KUOW licensee plans to buy rival KPLU

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Pacific Lutheran University, licensee of KPLU in Tacoma, Wash., announced Thursday the pending sale of the station to the University of Washington, which operates Seattle’s KUOW.

The University of Washington will pay $8 million for the station. With the sale, KPLU’s format of news and music will switch to all-music, continuing its current focus on jazz. The station will get new call letters, yet to be determined.

KUOW will take KPLU all-music to address the “significant crossover” in NPR content between the stations, it said.

“Approximately 65 hours per week of news and information programming currently heard on 88.5 also airs on KUOW,” the station said in a post explaining the move. “Evolving the format of 88.5 to all-music programming gives listeners two distinct public radio stations – one for jazz and the other for National Public Radio and locally produced content.”

In a Facebook post, Pacific Lutheran University President Thomas Krise said the move would unite the stations “for the good of the community and the listening public.”

“The Seattle/Tacoma market is one of the few metropolitan areas that continue to have competing public radio stations, and KPLU is one of only a remaining few public radio stations nationwide that maintain a split format between news and music,” he said in the post. “Bringing the resources of these two stations together will enable listeners to have dedicated stations, which is a structure that is being adopted across the public broadcasting landscape nationwide.”

“With public broadcasters facing ever-leaner budgets, it also makes sense for the two stations to pursue a shared vision for developing and funding independently produced content about the issues that matter to our region,” he added.

KUOW said it will hire several staffers for the all-music station. Krise added that the school will not lay off KPLU staff for the time being and that “KUOW management has assured us that they will give careful consideration to all KPLU applicants.”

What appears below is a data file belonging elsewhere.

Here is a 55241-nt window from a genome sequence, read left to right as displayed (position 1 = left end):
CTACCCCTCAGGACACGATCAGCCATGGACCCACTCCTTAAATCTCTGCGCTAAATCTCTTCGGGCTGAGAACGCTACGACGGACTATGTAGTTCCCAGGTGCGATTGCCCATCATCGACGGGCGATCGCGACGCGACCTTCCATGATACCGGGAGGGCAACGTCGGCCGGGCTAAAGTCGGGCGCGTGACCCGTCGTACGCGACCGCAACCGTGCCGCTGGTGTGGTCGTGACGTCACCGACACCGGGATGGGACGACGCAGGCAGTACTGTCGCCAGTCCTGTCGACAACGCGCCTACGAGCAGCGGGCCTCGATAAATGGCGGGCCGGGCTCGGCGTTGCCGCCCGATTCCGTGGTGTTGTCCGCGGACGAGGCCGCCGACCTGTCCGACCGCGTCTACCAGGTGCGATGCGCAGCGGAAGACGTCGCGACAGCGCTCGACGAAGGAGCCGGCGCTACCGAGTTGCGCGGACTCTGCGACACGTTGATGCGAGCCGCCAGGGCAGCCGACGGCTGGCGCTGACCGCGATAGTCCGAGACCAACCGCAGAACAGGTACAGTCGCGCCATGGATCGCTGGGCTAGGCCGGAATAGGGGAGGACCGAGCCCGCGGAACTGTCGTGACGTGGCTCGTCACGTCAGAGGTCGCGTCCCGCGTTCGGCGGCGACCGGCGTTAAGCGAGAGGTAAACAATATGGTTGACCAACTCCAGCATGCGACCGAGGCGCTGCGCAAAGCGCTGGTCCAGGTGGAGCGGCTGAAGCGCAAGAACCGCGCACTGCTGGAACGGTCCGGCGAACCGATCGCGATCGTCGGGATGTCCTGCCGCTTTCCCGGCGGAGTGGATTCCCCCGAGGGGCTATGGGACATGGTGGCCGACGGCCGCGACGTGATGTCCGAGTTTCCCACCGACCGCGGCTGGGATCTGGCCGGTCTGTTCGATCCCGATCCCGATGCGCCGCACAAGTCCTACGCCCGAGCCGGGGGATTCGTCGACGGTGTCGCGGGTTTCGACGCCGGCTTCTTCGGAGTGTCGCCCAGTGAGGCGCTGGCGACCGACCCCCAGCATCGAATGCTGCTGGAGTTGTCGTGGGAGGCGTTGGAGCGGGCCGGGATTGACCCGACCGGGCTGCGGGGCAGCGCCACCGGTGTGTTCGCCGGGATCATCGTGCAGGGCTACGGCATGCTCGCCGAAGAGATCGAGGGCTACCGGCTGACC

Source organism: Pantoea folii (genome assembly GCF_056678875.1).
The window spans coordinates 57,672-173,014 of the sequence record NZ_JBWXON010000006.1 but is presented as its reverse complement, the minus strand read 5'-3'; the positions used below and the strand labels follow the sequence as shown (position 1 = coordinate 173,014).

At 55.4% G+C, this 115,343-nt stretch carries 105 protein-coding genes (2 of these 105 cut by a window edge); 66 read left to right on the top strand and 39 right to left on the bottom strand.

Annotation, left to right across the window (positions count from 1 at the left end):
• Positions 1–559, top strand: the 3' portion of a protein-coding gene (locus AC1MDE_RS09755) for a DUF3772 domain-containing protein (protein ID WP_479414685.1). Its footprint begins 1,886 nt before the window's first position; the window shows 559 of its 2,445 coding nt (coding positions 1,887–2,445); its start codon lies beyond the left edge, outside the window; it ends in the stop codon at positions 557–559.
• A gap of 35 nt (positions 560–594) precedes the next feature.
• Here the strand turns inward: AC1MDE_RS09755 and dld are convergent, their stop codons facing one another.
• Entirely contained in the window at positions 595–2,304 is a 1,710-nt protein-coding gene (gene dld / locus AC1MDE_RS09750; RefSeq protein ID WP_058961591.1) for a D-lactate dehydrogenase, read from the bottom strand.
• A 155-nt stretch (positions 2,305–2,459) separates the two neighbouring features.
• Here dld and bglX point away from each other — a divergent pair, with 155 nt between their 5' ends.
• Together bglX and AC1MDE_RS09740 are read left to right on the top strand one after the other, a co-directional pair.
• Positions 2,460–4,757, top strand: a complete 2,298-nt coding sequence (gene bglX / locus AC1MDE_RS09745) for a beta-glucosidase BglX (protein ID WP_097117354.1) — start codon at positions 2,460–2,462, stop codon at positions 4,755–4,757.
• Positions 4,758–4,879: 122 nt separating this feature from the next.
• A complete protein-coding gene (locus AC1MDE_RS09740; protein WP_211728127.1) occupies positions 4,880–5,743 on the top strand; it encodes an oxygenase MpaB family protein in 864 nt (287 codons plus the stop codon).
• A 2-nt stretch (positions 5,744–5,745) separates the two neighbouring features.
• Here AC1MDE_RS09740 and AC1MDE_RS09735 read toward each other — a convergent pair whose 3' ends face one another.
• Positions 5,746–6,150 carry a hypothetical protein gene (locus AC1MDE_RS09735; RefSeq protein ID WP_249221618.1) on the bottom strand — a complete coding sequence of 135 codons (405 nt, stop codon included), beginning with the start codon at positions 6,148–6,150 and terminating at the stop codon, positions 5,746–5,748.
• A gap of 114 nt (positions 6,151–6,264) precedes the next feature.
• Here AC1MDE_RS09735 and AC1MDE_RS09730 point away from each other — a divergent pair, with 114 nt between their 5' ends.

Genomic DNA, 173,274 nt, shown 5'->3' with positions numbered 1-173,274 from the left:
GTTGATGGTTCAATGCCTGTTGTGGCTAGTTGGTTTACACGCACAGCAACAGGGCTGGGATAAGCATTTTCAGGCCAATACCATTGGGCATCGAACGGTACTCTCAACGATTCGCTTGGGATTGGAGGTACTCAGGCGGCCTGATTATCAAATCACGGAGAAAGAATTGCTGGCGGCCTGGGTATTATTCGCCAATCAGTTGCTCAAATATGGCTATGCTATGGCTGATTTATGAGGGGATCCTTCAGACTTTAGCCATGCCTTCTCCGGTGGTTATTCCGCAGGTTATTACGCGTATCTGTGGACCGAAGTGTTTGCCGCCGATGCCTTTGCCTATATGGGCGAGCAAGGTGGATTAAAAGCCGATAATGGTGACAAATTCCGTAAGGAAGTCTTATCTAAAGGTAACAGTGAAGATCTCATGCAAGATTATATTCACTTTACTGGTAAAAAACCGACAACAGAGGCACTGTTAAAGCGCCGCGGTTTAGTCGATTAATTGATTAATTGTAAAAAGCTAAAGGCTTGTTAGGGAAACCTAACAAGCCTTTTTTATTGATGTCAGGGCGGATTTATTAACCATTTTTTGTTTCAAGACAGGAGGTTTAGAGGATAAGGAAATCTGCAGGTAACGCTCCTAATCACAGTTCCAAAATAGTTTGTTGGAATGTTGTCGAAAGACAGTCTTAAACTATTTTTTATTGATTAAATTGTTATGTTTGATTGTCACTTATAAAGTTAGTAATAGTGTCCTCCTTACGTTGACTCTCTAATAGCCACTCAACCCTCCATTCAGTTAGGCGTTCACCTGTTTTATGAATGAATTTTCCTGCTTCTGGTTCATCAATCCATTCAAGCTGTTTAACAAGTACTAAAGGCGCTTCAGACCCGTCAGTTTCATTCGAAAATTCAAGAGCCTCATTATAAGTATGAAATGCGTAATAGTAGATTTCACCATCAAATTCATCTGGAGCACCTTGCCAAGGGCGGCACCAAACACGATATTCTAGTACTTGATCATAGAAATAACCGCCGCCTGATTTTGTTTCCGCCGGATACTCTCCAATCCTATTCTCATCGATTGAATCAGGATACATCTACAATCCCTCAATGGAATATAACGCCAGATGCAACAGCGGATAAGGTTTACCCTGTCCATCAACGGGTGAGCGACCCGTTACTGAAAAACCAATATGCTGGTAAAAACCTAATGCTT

The deal is expected to close next year after receiving FCC approval.

Update: This article has been updated with details from Krise’s Facebook post.

Questions, comments, tips? tyler@current.org or @tjfalk

  • Aaron Read

    I think it speaks volumes that a story this big no longer elicits a single comment. :(

    • Though there are no comments here, there was quite a bit of notice on Twitter. We’re working on a follow-up story.

      • Aaron Read

        Glad to hear you’re doing a followup to this! FWIW, I also noticed quite a lot of posts on KUOW’s, KPLU’s and the PLU’s President’s Facebook pages. Most are quite upset, it seems. I’m just a bit surprised there’s nobody in the industry talking about it HERE on Current. (shrugs) Perhaps they’re finding enough of an outlet elsewhere. C’est la vie.

        BTW, Tom Taylor and Ken Mills are raising the excellent question about what’s going to happen to KPLU’s extensive FM translator network. Four of the seven are already commercial-band signals (including one 250 watt big one that’s on the west side of Puget Sound but aimed straight at downtown Seattle) and thus eligible to sold to AM stations as part of the “AM revitalization effort”. Actually, if the remaining three could be moved to the commercial band via minor change filings ahead of the revitalization windows, then they could become eligible as well. (translators in the non-comm band at the revitalization window are not eligible)

        • Hi Aaron — this is addressed in the upcoming story, but so far it sounds as if KUOW is planning to use all of the signals it will acquire and has no plans to sell any.